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A Brief History of Lake City:
Pre-Settlement, Pre-1874

Fremont & Gunnison Surveys

The discovery of gold in California in 1849 heightened the need for a transcontinental rail route to access the Pacific coast.  That same year, a group of St. Louis businessmen hired Lieutenant John C. Fremont to survey a southern route along the 38th parallel for a proposed trans-continental line; Fremont had traversed Colorado in three previous expedition parties during the 1840s.  Fremont's Fourth Expedition departed St. Louis in October 1848 and traveled west along the Arkansas River.

Following Hardscrabble Creek south (east of present-day Florence), the party crossed the Sangre de Cristos at Mosca Pass.  Continuing west across the San Luis Valley they followed Embargo Creek into the La Garita Mountains about 50 miles southeast of Lake City.  The expedition ended in disaster with 11 of the 33 men perishing and the rest suffering severe frostbite.*

In the early 1850s, two survey parties examined the Gunnison River 30 miles north of Lake City to evaluate its potential as a segment of the proposed trans-continental rail route.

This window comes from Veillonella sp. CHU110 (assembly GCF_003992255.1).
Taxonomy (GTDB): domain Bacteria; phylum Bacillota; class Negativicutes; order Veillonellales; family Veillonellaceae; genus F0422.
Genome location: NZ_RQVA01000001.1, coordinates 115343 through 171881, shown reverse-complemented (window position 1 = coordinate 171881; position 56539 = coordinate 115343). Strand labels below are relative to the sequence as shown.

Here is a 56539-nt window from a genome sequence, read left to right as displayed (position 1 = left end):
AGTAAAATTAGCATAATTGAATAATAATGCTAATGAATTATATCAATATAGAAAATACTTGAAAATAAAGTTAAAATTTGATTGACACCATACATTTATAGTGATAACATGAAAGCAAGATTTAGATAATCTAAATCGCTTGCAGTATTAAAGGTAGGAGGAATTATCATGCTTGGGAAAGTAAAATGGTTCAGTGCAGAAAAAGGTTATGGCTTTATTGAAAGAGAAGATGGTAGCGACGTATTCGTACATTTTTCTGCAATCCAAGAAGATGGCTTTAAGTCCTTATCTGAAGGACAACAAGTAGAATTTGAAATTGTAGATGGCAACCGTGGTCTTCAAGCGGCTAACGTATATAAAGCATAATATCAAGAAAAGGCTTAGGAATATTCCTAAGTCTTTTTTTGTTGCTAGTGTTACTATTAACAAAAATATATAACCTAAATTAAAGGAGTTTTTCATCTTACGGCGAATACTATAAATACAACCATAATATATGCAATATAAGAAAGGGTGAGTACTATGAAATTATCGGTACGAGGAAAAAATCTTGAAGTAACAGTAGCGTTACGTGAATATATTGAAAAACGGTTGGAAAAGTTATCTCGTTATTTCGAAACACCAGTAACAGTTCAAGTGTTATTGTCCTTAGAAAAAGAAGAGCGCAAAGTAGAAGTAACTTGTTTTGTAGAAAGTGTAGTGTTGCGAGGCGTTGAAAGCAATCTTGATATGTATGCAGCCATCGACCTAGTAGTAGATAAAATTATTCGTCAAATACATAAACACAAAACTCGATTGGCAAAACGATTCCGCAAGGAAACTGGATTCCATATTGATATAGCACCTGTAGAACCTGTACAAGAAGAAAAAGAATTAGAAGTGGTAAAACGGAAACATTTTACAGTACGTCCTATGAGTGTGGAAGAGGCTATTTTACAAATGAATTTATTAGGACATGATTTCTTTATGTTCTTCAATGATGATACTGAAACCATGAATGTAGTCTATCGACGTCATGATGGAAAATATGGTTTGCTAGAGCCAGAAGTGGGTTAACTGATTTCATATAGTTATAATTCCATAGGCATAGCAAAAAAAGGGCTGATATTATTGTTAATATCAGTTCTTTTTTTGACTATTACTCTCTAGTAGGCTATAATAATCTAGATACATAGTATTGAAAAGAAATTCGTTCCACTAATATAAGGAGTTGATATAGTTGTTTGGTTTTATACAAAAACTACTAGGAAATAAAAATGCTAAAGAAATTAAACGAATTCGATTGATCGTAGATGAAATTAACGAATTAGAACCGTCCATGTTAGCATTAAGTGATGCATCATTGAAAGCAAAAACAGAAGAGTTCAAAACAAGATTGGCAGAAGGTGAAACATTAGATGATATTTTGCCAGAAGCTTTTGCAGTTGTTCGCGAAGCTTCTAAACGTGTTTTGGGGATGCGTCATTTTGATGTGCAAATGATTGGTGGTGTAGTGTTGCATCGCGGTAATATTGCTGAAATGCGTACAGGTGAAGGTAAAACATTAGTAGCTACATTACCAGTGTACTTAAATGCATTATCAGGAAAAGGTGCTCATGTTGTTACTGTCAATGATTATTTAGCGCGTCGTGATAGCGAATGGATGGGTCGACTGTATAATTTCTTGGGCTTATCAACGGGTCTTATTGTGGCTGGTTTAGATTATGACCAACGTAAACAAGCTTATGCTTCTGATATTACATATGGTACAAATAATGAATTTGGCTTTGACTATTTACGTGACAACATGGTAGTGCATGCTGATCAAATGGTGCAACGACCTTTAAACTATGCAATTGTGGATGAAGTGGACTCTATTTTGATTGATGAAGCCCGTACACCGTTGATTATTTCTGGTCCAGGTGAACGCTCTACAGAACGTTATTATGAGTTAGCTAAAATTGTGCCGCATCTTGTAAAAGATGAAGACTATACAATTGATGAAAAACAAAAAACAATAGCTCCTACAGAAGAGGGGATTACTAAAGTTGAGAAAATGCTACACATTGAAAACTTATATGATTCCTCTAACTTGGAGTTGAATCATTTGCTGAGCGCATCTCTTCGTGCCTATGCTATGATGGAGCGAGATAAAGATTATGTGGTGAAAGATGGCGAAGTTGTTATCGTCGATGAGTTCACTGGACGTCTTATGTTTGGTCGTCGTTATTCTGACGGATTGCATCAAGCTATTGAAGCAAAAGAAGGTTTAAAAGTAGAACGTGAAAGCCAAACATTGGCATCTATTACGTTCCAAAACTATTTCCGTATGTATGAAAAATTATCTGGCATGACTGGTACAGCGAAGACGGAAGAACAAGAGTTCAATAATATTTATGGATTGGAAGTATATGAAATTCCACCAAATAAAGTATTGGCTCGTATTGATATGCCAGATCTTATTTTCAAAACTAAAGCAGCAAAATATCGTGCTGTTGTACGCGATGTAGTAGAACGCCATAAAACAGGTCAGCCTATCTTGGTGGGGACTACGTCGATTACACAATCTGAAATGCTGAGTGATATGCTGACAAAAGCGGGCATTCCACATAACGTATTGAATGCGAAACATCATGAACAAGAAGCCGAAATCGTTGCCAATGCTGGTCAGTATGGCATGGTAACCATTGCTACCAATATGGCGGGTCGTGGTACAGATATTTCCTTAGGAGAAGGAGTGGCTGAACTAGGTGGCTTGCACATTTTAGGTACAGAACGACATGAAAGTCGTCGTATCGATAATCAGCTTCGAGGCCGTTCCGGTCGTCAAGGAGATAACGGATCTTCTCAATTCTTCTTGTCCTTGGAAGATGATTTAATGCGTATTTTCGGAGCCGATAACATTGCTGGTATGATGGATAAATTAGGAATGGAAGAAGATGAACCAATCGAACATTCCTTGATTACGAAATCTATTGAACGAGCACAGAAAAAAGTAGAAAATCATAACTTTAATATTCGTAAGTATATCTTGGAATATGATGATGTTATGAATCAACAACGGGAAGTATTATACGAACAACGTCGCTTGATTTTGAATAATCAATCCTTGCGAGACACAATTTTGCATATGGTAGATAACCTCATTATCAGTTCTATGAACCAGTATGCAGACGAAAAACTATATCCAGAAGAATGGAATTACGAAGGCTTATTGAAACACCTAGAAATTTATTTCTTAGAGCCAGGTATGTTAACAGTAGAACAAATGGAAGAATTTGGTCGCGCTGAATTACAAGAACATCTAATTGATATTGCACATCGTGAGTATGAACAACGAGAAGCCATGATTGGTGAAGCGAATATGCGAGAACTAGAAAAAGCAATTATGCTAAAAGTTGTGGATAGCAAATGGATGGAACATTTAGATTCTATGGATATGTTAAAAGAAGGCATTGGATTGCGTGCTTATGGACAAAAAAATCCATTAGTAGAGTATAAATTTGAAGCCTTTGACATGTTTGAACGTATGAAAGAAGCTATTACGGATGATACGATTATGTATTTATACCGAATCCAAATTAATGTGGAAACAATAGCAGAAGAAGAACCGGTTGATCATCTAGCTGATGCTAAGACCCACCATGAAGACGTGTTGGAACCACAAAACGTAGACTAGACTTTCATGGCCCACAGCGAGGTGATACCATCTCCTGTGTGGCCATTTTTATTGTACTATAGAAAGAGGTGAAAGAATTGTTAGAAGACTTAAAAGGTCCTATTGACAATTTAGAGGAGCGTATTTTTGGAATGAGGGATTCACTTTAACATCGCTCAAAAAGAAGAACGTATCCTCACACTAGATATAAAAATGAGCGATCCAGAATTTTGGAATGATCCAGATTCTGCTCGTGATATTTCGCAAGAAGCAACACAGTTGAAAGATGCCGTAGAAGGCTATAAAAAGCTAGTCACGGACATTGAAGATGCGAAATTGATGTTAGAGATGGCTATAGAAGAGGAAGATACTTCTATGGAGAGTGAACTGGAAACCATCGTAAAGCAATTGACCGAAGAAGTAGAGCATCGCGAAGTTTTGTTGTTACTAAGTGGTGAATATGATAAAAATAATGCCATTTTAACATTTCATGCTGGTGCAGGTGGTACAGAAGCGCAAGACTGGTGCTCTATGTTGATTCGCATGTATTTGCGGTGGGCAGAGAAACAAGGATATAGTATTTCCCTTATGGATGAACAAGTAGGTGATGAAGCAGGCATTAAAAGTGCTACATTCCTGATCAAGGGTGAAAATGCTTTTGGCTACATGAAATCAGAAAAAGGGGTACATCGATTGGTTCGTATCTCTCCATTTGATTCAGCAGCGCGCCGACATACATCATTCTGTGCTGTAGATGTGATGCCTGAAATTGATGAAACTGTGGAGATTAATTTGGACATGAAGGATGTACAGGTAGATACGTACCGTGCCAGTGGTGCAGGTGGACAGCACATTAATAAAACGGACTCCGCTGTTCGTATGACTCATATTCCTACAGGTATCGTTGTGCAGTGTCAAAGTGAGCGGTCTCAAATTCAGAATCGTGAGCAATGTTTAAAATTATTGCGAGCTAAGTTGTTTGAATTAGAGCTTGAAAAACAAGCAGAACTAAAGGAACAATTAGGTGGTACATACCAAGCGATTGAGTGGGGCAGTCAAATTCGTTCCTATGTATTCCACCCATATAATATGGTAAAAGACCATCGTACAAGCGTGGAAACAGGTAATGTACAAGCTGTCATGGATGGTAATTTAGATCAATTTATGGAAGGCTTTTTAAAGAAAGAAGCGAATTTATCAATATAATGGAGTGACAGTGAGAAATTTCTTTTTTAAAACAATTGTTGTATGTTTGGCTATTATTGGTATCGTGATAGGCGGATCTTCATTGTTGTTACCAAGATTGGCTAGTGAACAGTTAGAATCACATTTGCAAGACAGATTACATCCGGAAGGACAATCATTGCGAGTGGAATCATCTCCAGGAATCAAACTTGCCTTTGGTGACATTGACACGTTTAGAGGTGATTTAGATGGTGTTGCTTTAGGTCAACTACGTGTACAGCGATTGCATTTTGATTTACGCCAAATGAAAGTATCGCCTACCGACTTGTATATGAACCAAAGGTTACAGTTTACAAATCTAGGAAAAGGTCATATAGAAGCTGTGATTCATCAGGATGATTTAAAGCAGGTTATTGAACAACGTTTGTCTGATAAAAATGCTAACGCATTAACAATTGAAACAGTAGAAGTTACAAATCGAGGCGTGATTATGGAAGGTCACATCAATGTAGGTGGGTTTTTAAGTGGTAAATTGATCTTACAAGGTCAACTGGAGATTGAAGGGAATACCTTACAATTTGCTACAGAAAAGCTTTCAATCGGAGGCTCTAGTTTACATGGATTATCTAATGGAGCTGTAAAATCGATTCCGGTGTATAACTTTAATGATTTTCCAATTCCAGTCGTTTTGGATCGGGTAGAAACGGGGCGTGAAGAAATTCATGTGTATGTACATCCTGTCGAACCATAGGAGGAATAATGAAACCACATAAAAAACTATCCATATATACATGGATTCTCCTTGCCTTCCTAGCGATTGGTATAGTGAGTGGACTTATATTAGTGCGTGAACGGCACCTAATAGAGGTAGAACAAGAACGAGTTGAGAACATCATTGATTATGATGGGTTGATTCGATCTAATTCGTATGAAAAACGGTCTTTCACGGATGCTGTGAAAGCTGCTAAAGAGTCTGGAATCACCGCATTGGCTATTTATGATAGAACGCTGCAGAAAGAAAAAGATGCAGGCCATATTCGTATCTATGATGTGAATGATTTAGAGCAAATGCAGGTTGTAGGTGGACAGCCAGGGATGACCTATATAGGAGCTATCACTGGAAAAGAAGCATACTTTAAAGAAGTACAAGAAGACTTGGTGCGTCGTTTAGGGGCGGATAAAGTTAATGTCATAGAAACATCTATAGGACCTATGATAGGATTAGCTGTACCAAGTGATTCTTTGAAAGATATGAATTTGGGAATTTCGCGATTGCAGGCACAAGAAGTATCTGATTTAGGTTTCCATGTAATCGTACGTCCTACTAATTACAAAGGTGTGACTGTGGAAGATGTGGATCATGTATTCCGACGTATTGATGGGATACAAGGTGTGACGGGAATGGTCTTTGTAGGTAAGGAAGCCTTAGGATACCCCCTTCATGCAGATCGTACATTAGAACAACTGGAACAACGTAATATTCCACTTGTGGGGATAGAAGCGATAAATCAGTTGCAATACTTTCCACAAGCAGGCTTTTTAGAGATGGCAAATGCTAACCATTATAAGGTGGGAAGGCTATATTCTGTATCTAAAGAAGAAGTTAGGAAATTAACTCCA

Captain John W. Gunnison in 1853 followed the Santa Fe Trail west and crossed La Veta Pass into the San Luis Valley.  Traveling northward, the team of 30 scientists and 30 military escorts crossed Cochetopa Pass about 50 miles northeast of Lake City to reach the Gunnison River and followed it west to the Colorado River.  The survey party continued west into Utah, where Paiutes killed Gunnison and seven of his men.

In 1854, Fremont led a privately funded expedition that followed the Arkansas River west and crossed into the San Luis Valley via the Sangre de Cristo Pass then over Cochetopa Pass to the Gunnison River.**

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* Joy Richmond, Trail to Disaster, Denver Colorado Historical Society, 1989, 12-14.

** Carl Ubbelhode, Maxine Benson, and Duane A. Smith, A Colorado History, Boulder, Colorado: Pruett Publishing Company, 1988, 49-53.
 Town of Lake City, PO Box 544, Lake City, CO  81235.  970-944-2333.  
Traveling above the snowline.  From the book, Knocking Round the Rockies, by Ernest Ingersoll, 1882.  Click on image for larger pop-up view.
Colonel John C. Fremont's Fourth Expedition ended in disaster in 1848.  Fremont later ran for president, unsuccessfully, in 1856.  Click on image for larger pop-up view of this campaign image.
Captain John Gunnison was leading a survey party to determine the best route westward for the railroad when he was killed in Utah.  Video from the LexisNexis Library.